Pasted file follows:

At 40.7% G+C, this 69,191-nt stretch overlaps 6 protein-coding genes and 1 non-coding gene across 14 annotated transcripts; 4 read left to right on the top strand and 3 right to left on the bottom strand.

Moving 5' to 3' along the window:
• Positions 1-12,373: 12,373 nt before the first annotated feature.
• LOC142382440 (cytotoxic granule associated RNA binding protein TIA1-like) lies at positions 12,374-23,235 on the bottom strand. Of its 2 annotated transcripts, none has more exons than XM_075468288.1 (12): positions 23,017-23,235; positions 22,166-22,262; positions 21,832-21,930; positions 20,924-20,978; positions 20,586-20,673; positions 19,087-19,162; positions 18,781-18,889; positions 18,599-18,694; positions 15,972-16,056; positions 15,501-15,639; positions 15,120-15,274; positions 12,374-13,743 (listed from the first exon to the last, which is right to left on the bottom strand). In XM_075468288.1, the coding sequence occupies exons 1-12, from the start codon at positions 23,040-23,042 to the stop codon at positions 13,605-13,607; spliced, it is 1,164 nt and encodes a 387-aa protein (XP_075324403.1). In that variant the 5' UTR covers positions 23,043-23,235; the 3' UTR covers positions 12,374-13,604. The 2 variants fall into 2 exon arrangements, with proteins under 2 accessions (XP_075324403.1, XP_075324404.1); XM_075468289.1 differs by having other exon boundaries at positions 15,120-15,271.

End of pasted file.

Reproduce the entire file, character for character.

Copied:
At 40.7% G+C, this 69,191-nt stretch overlaps 6 protein-coding genes and 1 non-coding gene across 14 annotated transcripts; 4 read left to right on the top strand and 3 right to left on the bottom strand.

Moving 5' to 3' along the window:
• Positions 1-12,373: 12,373 nt before the first annotated feature.
• LOC142382440 (cytotoxic granule associated RNA binding protein TIA1-like) lies at positions 12,374-23,235 on the bottom strand. Of its 2 annotated transcripts, none has more exons than XM_075468288.1 (12): positions 23,017-23,235; positions 22,166-22,262; positions 21,832-21,930; positions 20,924-20,978; positions 20,586-20,673; positions 19,087-19,162; positions 18,781-18,889; positions 18,599-18,694; positions 15,972-16,056; positions 15,501-15,639; positions 15,120-15,274; positions 12,374-13,743 (listed from the first exon to the last, which is right to left on the bottom strand). In XM_075468288.1, the coding sequence occupies exons 1-12, from the start codon at positions 23,040-23,042 to the stop codon at positions 13,605-13,607; spliced, it is 1,164 nt and encodes a 387-aa protein (XP_075324403.1). In that variant the 5' UTR covers positions 23,043-23,235; the 3' UTR covers positions 12,374-13,604. The 2 variants fall into 2 exon arrangements, with proteins under 2 accessions (XP_075324403.1, XP_075324404.1); XM_075468289.1 differs by having other exon boundaries at positions 15,120-15,271.